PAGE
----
“So every night after we’ve eaten, the family votes on which kind of ice cream we should have, and I drive down to the store to get it. It’s also a fact that I recently purchased a new Pontiac, and since then my trip to the store have created a problem.
“Every time I buy vanilla ice cream, when I start back from the store, my car won’t start. If I buy another kind of ice cream, the car starts fine. I want you to know that I’m serious about this question no matter how silly it sounds. What is there about a Pontiac that makes it not start when I get vanilla ice cream and easy to start when I get any other kind?”
The Pontiac people were understandably skeptical about the letter, but they sent an engineer to check it out. The engineer was surprised to be greeted by a successful, obviously well-educated man in a good neighborhood. He had arranged to meet the man just after dinner, so the two hopped in the car and drove to the ice cream store. It was vanilla ice cream that night: sure enough, when they came back to the car, it wouldn’t start. The engineer returned for three more nights. The first night, the man got chocolate and the car started. The next night he got strawberry and the car started. The third night, he ordered vanilla and the car wouldn’t start. Now, the engineer was a logical man and he refused to believe that the Pontiac was allergic to vanilla. He arranged to continue his visits for as long as it took to figure out the problem. And he began to take notes. He jotted down all sorts of data - time of day, type of gas used, time to drive back and forth, etc. In a short time he had a clue. The man took more time to buy any flavor other than vanilla. And that was because of the store’s layout. Vanilla, being the most popular flavor, was in a separate case at the front of the store for quick pick up. All the other flavors were kept in the back of the store at a different counter, where it took considerably longer to select the flavor, pay and get back to the car. Now the question for the engineer was why the car wouldn’t start when it took less time. Once time became the problem, not vanilla, the engineer came up with the answer quickly: Vapor lock. It was happening every night, but the extra time it took to get the other flavors allowed the engine time to cool down sufficiently to start. When the man got vanilla, the engine was still too hot for the vapor lock to dissipate. Mystery solved.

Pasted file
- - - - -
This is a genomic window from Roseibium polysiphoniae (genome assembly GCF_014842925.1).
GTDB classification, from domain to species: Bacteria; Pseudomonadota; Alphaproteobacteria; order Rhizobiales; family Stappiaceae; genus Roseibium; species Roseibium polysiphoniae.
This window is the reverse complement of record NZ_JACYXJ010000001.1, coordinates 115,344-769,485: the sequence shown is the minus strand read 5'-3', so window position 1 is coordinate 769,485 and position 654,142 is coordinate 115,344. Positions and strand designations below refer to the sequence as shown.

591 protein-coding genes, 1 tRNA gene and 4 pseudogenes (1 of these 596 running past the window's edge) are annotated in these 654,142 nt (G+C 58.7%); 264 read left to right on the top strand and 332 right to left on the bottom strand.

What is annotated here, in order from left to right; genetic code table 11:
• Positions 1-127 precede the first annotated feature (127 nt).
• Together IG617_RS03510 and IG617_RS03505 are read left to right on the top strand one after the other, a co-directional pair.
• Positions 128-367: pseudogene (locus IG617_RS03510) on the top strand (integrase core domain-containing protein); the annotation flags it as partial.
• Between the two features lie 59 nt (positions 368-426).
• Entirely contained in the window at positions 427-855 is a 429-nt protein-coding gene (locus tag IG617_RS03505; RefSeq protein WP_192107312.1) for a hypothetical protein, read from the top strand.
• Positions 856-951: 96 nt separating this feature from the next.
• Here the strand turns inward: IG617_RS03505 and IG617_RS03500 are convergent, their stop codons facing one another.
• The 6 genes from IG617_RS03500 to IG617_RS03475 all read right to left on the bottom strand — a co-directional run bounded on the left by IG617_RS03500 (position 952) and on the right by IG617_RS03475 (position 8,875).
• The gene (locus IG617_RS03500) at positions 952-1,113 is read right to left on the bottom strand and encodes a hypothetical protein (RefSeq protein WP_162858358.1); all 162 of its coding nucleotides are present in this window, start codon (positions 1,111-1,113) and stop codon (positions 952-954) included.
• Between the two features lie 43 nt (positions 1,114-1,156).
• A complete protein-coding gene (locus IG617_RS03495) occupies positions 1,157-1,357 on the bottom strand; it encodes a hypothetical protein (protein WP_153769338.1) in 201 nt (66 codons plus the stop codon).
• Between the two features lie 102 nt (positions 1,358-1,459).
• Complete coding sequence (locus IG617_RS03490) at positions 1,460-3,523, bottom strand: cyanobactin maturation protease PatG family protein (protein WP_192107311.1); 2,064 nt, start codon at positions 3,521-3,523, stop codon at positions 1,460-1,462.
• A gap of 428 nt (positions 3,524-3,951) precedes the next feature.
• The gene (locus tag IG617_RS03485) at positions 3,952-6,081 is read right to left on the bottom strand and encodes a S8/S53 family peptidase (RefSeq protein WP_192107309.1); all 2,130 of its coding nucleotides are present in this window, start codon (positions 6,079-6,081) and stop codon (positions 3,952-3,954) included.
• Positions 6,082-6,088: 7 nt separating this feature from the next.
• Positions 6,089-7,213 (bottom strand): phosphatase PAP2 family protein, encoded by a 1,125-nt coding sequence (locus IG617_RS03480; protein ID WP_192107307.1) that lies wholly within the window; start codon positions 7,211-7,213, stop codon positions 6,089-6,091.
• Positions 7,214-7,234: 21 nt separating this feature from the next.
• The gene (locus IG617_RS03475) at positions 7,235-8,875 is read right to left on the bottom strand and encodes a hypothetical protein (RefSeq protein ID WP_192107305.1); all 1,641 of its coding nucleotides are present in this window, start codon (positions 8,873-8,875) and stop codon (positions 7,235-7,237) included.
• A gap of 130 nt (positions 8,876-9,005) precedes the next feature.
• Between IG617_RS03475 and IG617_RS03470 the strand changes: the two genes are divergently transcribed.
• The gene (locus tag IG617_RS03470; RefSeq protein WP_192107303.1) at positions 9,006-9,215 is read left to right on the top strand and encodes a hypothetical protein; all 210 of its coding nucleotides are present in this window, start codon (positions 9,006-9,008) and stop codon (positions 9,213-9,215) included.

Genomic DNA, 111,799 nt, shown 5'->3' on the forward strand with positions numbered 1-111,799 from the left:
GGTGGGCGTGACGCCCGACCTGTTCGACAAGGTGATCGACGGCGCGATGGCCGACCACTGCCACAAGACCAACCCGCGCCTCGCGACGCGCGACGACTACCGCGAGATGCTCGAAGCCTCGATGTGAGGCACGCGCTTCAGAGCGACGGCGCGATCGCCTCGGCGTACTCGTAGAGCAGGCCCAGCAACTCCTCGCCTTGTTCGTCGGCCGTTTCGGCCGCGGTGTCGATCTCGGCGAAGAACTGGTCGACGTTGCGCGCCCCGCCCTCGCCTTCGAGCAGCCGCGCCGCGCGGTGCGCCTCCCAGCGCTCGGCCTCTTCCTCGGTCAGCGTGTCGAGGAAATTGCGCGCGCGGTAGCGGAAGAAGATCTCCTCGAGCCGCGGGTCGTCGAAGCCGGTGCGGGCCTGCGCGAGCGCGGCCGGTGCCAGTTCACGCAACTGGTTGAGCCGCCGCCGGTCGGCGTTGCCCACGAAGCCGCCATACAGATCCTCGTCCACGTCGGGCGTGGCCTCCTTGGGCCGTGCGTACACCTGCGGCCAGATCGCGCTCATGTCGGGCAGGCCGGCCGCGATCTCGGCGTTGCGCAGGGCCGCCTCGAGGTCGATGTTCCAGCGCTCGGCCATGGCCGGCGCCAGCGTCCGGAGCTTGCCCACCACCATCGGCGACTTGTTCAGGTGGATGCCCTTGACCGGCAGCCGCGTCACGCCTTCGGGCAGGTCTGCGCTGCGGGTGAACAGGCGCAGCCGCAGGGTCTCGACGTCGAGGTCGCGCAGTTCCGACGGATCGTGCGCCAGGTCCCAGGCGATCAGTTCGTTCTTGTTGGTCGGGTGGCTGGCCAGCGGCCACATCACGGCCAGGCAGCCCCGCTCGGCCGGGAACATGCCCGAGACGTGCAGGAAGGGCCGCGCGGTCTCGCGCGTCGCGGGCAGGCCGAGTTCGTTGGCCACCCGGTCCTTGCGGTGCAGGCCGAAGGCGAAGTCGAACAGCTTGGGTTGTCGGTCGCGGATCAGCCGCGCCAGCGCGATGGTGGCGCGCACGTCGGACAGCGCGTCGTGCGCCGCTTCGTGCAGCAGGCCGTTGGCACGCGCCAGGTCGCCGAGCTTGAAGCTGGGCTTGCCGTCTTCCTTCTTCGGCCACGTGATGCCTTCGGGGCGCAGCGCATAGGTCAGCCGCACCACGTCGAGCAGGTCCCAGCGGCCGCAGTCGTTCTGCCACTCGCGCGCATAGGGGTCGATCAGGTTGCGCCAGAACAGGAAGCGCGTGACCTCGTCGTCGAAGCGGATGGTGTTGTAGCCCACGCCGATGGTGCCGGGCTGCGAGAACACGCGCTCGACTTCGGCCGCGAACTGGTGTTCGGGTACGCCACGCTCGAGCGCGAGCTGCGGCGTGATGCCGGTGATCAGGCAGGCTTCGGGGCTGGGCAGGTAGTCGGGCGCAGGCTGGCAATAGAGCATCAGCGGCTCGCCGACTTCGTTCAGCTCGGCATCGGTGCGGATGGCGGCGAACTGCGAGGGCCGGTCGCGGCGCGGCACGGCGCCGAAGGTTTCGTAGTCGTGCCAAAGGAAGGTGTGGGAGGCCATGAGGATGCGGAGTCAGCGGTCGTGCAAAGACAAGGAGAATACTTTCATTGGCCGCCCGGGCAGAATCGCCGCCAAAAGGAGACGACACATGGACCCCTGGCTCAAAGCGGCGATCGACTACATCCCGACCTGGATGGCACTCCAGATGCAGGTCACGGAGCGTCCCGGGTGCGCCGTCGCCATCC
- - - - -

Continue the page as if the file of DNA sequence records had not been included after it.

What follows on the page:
And the moral of the story is..
One of the points of this story is that cause and effect is a universal law that governs everything in our lives.
For every effect, there is a cause, and most frequently the cause is you. You can change things. In fact, one excellent exercise is to make a master list of all things in and out of your business that aren’t as you’d like them to be. Small, medium, large, seemingly significant, apparently trivial - put them all on the list.
Then comes the hard part: Go back through the list and decide what you can do to cause some positive improvement with regard to each item, including what changes you might make in your inner game that could impact those items.
Look at this as a positive experience: You’ll be discovering how much power you’ve really got! Then, number in order of priority the actions you can take to create change. Then get going. a referral-oriented company, you’ll double your business.
Source: 15 Secret, Money Making Reports!